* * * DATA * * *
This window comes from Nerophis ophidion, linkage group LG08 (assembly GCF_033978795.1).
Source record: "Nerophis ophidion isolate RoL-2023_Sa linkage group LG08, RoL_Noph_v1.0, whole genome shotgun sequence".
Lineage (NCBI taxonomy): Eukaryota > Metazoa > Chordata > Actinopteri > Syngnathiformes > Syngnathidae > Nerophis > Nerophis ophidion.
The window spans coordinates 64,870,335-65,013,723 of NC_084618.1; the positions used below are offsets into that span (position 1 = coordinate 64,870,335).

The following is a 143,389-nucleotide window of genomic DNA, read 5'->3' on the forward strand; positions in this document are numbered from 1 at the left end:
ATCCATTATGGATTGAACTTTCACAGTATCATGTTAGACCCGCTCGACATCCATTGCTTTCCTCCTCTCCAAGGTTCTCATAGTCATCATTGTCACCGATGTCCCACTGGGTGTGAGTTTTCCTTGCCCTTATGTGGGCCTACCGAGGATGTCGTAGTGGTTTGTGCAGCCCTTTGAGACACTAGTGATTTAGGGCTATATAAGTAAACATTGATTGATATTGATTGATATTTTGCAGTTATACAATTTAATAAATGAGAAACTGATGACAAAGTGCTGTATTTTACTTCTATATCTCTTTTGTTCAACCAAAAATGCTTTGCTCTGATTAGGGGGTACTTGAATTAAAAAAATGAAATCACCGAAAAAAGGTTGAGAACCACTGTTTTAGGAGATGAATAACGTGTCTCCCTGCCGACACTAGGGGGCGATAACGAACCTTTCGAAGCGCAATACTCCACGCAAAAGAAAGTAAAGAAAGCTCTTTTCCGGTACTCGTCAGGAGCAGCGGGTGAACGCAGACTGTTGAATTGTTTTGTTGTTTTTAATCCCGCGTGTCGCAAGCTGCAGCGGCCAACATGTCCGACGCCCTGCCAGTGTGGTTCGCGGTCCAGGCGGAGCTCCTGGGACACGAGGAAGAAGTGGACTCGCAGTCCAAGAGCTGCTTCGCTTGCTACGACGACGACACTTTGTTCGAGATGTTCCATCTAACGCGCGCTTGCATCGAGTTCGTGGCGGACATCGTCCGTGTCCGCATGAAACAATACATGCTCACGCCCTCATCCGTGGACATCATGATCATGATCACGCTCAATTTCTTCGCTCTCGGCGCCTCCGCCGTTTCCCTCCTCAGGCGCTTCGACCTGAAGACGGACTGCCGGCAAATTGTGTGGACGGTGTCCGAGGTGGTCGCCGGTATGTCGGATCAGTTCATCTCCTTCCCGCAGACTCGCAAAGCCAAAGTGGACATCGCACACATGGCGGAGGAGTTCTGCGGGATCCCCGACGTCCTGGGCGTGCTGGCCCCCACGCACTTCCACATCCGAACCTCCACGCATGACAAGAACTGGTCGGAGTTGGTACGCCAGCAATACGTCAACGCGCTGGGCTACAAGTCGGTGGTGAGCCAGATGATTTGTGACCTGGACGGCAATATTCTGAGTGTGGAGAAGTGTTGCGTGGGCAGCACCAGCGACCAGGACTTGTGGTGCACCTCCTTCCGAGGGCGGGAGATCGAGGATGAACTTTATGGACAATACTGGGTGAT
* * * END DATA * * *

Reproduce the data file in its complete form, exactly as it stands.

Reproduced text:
This window comes from Nerophis ophidion, linkage group LG08 (assembly GCF_033978795.1).
Source record: "Nerophis ophidion isolate RoL-2023_Sa linkage group LG08, RoL_Noph_v1.0, whole genome shotgun sequence".
Lineage (NCBI taxonomy): Eukaryota > Metazoa > Chordata > Actinopteri > Syngnathiformes > Syngnathidae > Nerophis > Nerophis ophidion.
The window spans coordinates 64,870,335-65,013,723 of NC_084618.1; the positions used below are offsets into that span (position 1 = coordinate 64,870,335).

The following is a 143,389-nucleotide window of genomic DNA, read 5'->3' on the forward strand; positions in this document are numbered from 1 at the left end:
ATCCATTATGGATTGAACTTTCACAGTATCATGTTAGACCCGCTCGACATCCATTGCTTTCCTCCTCTCCAAGGTTCTCATAGTCATCATTGTCACCGATGTCCCACTGGGTGTGAGTTTTCCTTGCCCTTATGTGGGCCTACCGAGGATGTCGTAGTGGTTTGTGCAGCCCTTTGAGACACTAGTGATTTAGGGCTATATAAGTAAACATTGATTGATATTGATTGATATTTTGCAGTTATACAATTTAATAAATGAGAAACTGATGACAAAGTGCTGTATTTTACTTCTATATCTCTTTTGTTCAACCAAAAATGCTTTGCTCTGATTAGGGGGTACTTGAATTAAAAAAATGAAATCACCGAAAAAAGGTTGAGAACCACTGTTTTAGGAGATGAATAACGTGTCTCCCTGCCGACACTAGGGGGCGATAACGAACCTTTCGAAGCGCAATACTCCACGCAAAAGAAAGTAAAGAAAGCTCTTTTCCGGTACTCGTCAGGAGCAGCGGGTGAACGCAGACTGTTGAATTGTTTTGTTGTTTTTAATCCCGCGTGTCGCAAGCTGCAGCGGCCAACATGTCCGACGCCCTGCCAGTGTGGTTCGCGGTCCAGGCGGAGCTCCTGGGACACGAGGAAGAAGTGGACTCGCAGTCCAAGAGCTGCTTCGCTTGCTACGACGACGACACTTTGTTCGAGATGTTCCATCTAACGCGCGCTTGCATCGAGTTCGTGGCGGACATCGTCCGTGTCCGCATGAAACAATACATGCTCACGCCCTCATCCGTGGACATCATGATCATGATCACGCTCAATTTCTTCGCTCTCGGCGCCTCCGCCGTTTCCCTCCTCAGGCGCTTCGACCTGAAGACGGACTGCCGGCAAATTGTGTGGACGGTGTCCGAGGTGGTCGCCGGTATGTCGGATCAGTTCATCTCCTTCCCGCAGACTCGCAAAGCCAAAGTGGACATCGCACACATGGCGGAGGAGTTCTGCGGGATCCCCGACGTCCTGGGCGTGCTGGCCCCCACGCACTTCCACATCCGAACCTCCACGCATGACAAGAACTGGTCGGAGTTGGTACGCCAGCAATACGTCAACGCGCTGGGCTACAAGTCGGTGGTGAGCCAGATGATTTGTGACCTGGACGGCAATATTCTGAGTGTGGAGAAGTGTTGCGTGGGCAGCACCAGCGACCAGGACTTGTGGTGCACCTCCTTCCGAGGGCGGGAGATCGAGGATGAACTTTATGGACAATACTGGGTGAT